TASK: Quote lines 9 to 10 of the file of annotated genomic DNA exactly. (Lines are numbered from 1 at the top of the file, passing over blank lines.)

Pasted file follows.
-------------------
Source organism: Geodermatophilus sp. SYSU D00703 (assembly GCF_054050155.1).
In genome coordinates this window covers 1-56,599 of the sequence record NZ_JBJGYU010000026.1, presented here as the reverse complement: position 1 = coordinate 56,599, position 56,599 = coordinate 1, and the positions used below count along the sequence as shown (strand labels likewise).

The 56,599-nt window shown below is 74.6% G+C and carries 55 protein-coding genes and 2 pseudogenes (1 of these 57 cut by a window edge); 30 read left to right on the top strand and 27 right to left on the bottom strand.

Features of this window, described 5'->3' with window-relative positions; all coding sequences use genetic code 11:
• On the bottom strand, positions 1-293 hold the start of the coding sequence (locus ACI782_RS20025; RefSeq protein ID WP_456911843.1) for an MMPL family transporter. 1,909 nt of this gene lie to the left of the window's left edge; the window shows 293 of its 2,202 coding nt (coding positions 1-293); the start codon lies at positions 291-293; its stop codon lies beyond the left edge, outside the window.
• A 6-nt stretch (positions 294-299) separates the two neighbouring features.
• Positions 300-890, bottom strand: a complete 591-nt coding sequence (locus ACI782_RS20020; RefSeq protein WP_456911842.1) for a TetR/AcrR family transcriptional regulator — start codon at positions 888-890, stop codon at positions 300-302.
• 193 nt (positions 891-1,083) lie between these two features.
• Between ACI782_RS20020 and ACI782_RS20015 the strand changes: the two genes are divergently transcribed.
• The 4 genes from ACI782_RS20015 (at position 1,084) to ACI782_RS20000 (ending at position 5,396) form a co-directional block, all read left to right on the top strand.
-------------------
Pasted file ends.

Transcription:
• Between ACI782_RS20020 and ACI782_RS20015 the strand changes: the two genes are divergently transcribed.
• The 4 genes from ACI782_RS20015 (at position 1,084) to ACI782_RS20000 (ending at position 5,396) form a co-directional block, all read left to right on the top strand.